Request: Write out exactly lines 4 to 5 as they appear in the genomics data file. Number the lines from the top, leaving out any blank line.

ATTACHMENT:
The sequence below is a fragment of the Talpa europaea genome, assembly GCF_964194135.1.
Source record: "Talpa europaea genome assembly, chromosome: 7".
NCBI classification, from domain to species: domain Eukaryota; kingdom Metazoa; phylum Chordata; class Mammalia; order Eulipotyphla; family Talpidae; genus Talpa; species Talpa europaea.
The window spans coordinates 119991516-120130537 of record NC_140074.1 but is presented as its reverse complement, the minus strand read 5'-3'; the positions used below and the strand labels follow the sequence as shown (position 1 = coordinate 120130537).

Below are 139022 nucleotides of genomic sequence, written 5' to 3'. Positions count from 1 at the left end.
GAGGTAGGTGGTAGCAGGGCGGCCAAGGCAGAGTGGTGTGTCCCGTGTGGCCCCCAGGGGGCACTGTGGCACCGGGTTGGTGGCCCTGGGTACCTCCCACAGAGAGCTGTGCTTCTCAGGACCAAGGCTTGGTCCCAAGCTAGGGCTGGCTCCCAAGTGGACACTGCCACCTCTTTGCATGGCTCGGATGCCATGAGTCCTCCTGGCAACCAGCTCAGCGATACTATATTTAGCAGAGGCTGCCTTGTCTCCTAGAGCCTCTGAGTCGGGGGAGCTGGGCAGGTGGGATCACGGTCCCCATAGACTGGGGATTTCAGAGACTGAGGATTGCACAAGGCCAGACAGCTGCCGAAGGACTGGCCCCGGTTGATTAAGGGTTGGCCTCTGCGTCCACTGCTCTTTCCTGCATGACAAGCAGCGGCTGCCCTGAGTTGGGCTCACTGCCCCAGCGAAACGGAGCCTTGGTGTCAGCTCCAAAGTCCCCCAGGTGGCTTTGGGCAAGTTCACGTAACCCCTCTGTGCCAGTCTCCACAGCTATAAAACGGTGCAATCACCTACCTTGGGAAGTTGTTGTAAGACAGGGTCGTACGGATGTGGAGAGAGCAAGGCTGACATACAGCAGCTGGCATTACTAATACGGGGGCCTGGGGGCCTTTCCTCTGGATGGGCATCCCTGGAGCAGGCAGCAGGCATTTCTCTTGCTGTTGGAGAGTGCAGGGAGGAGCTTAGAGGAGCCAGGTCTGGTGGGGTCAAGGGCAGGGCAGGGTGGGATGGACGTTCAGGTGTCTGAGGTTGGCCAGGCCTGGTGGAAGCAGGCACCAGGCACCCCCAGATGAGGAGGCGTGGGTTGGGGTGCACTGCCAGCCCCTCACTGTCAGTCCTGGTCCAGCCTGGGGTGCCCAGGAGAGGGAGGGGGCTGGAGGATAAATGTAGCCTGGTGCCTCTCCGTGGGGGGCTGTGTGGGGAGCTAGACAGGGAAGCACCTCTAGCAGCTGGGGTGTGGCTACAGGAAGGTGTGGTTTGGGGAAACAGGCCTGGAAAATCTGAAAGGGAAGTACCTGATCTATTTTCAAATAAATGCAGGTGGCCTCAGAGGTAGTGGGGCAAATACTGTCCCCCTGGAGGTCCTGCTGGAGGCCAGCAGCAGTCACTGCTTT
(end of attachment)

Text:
The window spans coordinates 119991516-120130537 of record NC_140074.1 but is presented as its reverse complement, the minus strand read 5'-3'; the positions used below and the strand labels follow the sequence as shown (position 1 = coordinate 120130537).

Below are 139022 nucleotides of genomic sequence, written 5' to 3'. Positions count from 1 at the left end.